On Friday evening, March 16, Dr. Boaz Johnson of North Park University will lead us in a celebration of the Seder. Traditionally this is a meal shared by every Jewish family on the evening of Passover. While we will not be dining together, we will be learning about this celebration and taking part in the ritual aspects of it. All are welcome to this family event, so join us from 7-9pm. Sign up here or click the picture to the left to reserve your seats.
It has always confused and amazed me that Jesus’ power was such that even touching something that He touched brought healing. Here, we see that the sick can touch the edge of Jesus’ cloak and be healed. This changes the way we think of Jesus’ healing and miracles in general.
We generally consider Jesus’ miracles to be intentional and pointed. He feeds the 5000 because of His compassion on the crowds, the very same crowds who block and hide Him from those in need of His care in other instances. He calms the storm to calm His disciples’ fear. But here, like with the woman with the flow of blood, Jesus doesn’t even seem to realize He’s healing people. It is simply the touch of the cloak He’s wearing that heals them.
We are Jesus’ cloak. Having been touched by Jesus ourselves, we therefore bear His Spirit and power and bring healing to others. We know that what we accomplish for God is not from our own power. We can’t affect people through our sermons, or make them believe by sharing our testimonies. It is only the power of Jesus through His Holy Spirit that makes these things effective for the Kingdom. Otherwise, they will bring praise and glory to us, not to God.
One of the hardest things we can do when it comes to trusting God is to let go of a situation that we are truly passionate about. To be able to sit back and trust God to handle the problems of this world and of our lives is even more hard in a society like ours that tells you to go out there and get what you want, to work hard, to achieve and accomplish. In fact, we are often told that it is God who is driving us to do more and try harder, only then to feel like a failure when we know we could do more and try even harder yet.
Moses is confronted by a huge group of leaders of the people who seek a vote of no-confidence. They lie about their situation, put undo blame on him, and call his motives into question. But Moses doesn’t argue or dispute their claims. He simply lets God do what God will do. And in the great test, God proves faithful to His servant Moses, even to the point of Moses having to come to the aid of the very community that is grumbling against him.
Have you ever faced a situation where either you could try to fight your battle or you could sit back and let God do what God might do? Which choice did you make? You see the danger of letting God be God is that often God’s outcomes are not the ones we’ve fought for. But they are God’s and if that is truly what we seek, then we should be content with those outcomes, even if they go against our own desire for achievement, accomplishment, and victory.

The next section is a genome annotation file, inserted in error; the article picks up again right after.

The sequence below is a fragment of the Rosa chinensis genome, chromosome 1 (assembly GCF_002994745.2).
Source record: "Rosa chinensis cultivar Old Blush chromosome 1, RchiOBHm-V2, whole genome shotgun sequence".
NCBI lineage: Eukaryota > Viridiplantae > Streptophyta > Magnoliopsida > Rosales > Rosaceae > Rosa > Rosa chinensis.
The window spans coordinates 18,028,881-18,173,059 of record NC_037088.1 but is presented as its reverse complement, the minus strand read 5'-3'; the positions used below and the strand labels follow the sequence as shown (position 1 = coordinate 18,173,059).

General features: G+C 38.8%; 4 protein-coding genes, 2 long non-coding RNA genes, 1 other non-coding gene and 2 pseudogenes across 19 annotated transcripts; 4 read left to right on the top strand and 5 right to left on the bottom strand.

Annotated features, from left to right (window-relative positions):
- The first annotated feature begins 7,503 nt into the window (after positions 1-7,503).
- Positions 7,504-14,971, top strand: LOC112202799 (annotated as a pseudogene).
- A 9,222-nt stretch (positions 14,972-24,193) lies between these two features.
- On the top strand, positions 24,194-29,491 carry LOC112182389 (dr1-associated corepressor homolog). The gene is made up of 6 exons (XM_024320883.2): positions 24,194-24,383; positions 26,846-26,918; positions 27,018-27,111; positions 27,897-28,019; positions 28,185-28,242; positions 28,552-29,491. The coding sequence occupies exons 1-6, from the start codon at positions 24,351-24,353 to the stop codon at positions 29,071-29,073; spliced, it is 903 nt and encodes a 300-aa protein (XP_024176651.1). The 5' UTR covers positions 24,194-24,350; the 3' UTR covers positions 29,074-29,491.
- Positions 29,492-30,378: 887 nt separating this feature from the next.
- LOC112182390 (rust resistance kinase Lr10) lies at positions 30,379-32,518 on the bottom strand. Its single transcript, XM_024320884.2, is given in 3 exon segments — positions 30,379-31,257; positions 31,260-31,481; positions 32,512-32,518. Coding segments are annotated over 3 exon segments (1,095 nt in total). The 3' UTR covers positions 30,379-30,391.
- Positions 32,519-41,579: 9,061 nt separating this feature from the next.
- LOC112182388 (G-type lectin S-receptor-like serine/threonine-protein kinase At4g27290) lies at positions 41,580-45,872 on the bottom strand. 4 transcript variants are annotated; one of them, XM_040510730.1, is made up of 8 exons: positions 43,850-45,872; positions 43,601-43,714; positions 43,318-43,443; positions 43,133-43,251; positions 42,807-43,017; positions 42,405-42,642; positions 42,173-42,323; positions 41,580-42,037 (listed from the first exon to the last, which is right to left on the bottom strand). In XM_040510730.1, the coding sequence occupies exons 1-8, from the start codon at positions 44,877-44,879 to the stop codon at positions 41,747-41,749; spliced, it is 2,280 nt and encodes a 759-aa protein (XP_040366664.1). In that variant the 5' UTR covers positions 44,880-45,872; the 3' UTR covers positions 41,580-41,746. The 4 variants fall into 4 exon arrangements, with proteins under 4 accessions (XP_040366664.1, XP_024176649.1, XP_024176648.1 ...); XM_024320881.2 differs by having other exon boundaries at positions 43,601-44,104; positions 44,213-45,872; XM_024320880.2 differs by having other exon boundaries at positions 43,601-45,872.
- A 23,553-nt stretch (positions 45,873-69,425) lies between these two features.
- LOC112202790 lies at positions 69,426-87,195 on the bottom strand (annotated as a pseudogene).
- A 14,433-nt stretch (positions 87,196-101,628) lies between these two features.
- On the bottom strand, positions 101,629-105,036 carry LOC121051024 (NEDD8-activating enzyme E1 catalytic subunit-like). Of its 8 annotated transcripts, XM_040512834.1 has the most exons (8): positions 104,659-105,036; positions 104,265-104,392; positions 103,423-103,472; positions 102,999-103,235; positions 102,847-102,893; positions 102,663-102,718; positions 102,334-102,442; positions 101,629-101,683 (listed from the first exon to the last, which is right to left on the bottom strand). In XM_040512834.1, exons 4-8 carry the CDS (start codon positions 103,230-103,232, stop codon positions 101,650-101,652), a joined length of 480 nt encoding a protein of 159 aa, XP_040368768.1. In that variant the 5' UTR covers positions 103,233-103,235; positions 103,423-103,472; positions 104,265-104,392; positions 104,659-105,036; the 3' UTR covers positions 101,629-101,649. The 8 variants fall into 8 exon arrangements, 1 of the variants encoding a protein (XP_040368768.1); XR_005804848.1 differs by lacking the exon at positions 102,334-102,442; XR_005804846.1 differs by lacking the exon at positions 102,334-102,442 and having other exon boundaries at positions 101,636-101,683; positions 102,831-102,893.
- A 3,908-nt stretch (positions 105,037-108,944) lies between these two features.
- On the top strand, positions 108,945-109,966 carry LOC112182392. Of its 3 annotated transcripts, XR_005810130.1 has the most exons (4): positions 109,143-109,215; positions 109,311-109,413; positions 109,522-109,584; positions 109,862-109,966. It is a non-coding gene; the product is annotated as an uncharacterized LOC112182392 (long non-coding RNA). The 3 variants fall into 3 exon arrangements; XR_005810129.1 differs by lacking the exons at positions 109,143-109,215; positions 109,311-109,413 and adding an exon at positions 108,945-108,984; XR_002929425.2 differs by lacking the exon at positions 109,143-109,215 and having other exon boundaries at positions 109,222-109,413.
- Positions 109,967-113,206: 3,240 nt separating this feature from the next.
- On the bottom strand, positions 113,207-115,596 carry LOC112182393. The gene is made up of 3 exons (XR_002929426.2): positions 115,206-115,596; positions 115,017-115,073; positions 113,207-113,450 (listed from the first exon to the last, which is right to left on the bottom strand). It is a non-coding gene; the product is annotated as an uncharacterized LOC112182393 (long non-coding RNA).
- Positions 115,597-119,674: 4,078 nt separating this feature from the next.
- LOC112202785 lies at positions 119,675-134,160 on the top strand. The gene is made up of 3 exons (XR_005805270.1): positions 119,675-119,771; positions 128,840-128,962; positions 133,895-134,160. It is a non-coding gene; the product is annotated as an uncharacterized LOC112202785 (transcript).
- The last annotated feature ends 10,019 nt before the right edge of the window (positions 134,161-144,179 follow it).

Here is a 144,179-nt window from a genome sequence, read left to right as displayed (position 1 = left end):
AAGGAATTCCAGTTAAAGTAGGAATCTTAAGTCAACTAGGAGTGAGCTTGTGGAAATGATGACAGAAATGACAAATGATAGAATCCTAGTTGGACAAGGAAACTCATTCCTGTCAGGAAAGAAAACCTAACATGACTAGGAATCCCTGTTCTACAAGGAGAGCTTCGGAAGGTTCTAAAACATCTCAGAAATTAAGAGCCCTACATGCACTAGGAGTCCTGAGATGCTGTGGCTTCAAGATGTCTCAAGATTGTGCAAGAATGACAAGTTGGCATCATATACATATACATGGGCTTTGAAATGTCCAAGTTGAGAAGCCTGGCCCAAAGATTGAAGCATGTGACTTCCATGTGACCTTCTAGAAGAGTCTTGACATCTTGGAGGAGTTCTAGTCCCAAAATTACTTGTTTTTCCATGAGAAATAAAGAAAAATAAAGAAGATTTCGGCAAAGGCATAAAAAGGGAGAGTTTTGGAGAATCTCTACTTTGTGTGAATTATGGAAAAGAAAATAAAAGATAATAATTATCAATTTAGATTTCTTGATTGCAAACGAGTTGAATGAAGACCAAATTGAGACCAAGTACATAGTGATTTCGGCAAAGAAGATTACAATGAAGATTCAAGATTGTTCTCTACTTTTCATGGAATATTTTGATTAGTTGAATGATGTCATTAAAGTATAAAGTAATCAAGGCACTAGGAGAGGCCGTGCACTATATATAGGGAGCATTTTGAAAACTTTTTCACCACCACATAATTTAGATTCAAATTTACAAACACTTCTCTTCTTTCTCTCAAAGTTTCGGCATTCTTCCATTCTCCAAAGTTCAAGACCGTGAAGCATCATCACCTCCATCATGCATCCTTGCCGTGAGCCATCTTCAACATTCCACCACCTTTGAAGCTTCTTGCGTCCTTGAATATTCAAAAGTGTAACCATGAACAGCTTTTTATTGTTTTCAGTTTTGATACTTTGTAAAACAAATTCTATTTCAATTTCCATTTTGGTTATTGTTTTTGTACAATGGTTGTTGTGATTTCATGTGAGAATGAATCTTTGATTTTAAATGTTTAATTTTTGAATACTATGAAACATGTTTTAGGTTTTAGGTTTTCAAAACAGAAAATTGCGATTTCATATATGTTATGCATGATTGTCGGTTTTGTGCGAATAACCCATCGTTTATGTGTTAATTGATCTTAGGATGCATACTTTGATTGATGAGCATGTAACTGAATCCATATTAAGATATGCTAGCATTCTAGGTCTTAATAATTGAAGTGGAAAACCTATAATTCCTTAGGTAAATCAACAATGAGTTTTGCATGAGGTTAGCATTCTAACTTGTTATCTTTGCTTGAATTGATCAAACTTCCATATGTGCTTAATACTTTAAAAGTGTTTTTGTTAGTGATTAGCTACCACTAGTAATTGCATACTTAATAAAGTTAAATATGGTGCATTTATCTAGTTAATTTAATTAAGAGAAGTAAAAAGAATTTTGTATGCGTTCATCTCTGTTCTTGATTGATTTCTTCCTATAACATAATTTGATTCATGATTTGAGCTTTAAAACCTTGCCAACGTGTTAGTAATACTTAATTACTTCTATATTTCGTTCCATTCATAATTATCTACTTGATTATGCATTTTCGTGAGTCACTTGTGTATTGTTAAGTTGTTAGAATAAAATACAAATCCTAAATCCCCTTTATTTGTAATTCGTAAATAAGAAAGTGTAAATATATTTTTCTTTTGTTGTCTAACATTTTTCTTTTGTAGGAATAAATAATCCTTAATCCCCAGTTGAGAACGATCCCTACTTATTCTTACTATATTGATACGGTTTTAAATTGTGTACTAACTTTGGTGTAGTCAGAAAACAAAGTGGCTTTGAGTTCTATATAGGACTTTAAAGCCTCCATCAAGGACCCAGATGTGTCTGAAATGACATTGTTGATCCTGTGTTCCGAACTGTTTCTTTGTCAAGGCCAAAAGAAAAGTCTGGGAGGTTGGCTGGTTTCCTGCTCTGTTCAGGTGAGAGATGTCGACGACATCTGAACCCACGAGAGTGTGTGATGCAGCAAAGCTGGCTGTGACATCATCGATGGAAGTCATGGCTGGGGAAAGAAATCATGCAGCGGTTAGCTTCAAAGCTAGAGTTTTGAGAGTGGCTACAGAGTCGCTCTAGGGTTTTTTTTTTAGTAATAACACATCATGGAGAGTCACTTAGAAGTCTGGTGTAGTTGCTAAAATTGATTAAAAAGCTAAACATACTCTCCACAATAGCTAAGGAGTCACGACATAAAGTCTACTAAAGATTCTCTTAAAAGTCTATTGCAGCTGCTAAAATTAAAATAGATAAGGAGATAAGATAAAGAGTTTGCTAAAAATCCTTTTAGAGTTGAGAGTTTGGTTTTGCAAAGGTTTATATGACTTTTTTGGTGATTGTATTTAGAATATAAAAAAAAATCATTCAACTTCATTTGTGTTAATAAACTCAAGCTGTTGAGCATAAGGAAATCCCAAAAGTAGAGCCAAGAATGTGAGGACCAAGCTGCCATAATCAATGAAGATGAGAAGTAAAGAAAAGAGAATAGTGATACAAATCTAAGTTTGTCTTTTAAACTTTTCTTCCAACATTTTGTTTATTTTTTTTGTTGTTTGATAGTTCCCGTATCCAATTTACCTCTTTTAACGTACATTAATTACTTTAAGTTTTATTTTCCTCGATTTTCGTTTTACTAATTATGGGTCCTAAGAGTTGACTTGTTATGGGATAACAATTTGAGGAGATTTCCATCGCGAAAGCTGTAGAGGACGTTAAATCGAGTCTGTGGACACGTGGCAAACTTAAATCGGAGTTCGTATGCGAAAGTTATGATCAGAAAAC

This is one of the most intriguing passages in all of scripture for me. God’s faithfulness to His people, the faith of the leadership of Israel, and the faithlessness of the people are all held in strong counterpoint to one another. After all this time, beginning with Jacob coming to Joseph in Egypt, or maybe even with God’s promise to Abraham in Gen. 11, God’s people are finally going to take possession of God’s land. All they have to do is trust Him. The God who brought miraculous plagues on their enemies in Egypt, who passed over them but killed the firstborn of the Egyptians, who parted the Red Sea, who led them with a pillar of cloud and fire, who gave them manna, water, and quail, this God who was so very active in their lives had more than earned their trust. And all they had to do was trust that He would keep doing what He had been doing all this time.
But they couldn’t. It’s amazing to me that when you put “but” in a sentence, the whole direction of the sentence changes. “All they had to do was trust God, but…” We see it in the report of the spies: “This land is amazing – all that God promised it would be – but…” From a report of God’s faithfulness, it became a report of their faithlessness. “We can’t attack those people! They are giants with walls and strength far beyond ours.” And so the faithful spies, Joshua and Caleb, use the same tactic. “Yes, the people are huge and have walls, but… God is faithful and will strengthen us.”
I wonder what God might have done to these people had His people been faithful. Plagues and miracles? Power and strategy? New leaders with insights into war that hadn’t been seen before? I guess we’ll never know.
And so God comes to the discussion with his own “but”. “These people are faithless after all I’ve done so I will strike them down with a plague and destroy them, but… through Moses I will raise up a new people for myself as I did through Abraham.” And Moses reminds God of His faithfulness and mercy, and God relents, but refuses to allow the faithless to see the Promised Land. Because of them, they wander for 40 years, “one year for every day they explored the country”, and die in the desert as they had requested.
What might God do in our lives if we are only faithful?
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